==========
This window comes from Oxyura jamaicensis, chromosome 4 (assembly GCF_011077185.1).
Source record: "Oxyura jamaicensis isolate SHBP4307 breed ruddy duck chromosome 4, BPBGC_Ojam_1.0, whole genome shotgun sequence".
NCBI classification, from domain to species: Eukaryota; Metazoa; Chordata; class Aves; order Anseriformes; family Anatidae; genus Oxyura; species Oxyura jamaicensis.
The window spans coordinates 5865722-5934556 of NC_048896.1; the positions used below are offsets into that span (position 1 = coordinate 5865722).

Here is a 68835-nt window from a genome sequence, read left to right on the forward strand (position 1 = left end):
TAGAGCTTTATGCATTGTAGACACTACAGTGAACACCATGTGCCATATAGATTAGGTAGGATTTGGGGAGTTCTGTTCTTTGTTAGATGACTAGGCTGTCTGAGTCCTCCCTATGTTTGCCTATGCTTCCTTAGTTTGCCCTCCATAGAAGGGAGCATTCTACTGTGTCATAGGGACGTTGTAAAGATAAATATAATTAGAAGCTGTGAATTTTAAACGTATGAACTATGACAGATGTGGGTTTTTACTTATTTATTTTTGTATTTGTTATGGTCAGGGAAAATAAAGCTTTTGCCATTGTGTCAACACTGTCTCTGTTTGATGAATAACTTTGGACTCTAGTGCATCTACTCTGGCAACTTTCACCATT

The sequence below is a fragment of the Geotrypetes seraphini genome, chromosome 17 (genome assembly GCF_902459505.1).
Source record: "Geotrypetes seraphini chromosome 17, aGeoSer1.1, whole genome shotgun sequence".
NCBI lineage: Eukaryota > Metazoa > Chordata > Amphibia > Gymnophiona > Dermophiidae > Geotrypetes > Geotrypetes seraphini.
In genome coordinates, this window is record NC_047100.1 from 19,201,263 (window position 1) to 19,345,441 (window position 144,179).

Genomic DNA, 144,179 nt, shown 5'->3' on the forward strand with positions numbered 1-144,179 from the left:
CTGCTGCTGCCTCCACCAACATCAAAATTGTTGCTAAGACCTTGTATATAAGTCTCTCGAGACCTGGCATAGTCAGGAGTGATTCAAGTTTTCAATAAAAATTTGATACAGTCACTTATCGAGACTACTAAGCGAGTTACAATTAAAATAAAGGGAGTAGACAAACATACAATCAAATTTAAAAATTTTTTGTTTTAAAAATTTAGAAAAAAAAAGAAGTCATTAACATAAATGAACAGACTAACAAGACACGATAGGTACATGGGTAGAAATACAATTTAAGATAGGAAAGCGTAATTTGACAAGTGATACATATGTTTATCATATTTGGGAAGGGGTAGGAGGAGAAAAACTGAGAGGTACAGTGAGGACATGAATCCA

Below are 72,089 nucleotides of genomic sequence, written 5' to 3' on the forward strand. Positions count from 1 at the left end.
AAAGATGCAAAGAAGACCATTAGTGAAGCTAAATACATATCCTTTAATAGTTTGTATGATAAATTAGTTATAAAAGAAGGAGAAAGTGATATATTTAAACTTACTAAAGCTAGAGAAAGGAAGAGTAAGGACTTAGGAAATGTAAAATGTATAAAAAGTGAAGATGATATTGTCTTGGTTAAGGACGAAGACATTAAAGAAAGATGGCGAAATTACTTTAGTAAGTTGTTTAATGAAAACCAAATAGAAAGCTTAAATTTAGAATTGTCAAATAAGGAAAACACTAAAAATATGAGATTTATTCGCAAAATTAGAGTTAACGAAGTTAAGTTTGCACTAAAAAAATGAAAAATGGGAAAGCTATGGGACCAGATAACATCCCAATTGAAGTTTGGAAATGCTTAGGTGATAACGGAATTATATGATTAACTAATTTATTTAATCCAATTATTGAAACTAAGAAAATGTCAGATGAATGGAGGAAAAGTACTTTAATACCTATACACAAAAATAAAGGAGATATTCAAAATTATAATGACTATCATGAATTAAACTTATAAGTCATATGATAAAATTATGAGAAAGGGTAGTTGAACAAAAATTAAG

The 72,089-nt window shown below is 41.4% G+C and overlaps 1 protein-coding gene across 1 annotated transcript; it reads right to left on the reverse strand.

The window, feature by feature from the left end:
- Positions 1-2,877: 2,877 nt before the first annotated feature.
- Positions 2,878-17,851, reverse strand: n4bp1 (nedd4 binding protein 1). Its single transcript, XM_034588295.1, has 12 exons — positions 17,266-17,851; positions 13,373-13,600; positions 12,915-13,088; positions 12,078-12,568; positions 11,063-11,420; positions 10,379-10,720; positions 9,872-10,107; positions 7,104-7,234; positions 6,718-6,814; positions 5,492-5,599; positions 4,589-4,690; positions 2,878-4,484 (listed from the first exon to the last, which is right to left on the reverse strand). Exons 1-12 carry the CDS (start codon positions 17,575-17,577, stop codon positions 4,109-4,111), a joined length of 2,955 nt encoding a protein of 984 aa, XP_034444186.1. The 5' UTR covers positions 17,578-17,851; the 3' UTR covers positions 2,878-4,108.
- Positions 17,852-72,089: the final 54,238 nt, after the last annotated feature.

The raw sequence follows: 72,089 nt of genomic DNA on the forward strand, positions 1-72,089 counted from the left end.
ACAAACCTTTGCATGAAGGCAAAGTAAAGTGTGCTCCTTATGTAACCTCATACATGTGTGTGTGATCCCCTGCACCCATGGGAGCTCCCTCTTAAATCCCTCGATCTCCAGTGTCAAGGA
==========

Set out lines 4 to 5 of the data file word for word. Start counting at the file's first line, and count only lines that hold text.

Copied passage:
The window spans coordinates 5865722-5934556 of NC_048896.1; the positions used below are offsets into that span (position 1 = coordinate 5865722).

Here is a 68835-nt window from a genome sequence, read left to right on the forward strand (position 1 = left end):